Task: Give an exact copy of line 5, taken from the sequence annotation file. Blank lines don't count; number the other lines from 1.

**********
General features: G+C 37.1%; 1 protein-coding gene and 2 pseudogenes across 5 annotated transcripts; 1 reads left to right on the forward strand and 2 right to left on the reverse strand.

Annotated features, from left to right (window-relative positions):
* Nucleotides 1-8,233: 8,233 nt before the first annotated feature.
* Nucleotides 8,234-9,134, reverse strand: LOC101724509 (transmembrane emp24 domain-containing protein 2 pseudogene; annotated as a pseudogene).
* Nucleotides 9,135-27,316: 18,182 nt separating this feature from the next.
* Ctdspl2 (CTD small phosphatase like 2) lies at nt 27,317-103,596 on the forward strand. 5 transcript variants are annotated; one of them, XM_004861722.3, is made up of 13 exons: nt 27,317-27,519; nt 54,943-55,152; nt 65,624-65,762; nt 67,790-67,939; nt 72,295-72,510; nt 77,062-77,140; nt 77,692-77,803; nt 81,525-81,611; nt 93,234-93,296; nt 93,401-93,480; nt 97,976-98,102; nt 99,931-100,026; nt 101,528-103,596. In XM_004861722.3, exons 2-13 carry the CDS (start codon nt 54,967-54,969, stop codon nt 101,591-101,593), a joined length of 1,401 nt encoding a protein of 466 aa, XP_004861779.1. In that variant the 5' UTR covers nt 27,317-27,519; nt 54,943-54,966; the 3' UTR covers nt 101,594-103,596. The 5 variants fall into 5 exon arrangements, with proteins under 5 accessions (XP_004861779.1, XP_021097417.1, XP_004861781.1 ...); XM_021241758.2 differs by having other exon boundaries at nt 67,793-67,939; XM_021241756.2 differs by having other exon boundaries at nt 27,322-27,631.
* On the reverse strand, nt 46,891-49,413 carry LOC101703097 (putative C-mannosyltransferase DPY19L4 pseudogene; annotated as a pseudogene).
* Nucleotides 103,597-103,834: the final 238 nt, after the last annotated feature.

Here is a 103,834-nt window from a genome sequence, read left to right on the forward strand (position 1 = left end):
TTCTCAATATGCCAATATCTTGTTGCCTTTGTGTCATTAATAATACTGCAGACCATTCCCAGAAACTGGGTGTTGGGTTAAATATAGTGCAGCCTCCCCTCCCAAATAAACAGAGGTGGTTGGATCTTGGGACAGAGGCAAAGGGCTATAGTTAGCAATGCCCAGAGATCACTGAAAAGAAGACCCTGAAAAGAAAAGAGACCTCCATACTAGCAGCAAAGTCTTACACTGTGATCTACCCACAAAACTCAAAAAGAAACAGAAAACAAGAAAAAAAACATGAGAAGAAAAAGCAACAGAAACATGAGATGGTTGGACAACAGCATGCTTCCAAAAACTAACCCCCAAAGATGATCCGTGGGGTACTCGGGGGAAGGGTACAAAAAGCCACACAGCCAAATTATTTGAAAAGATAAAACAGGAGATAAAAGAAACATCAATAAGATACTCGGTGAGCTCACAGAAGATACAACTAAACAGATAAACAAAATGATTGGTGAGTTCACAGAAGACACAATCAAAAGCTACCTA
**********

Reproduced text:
* Nucleotides 9,135-27,316: 18,182 nt separating this feature from the next.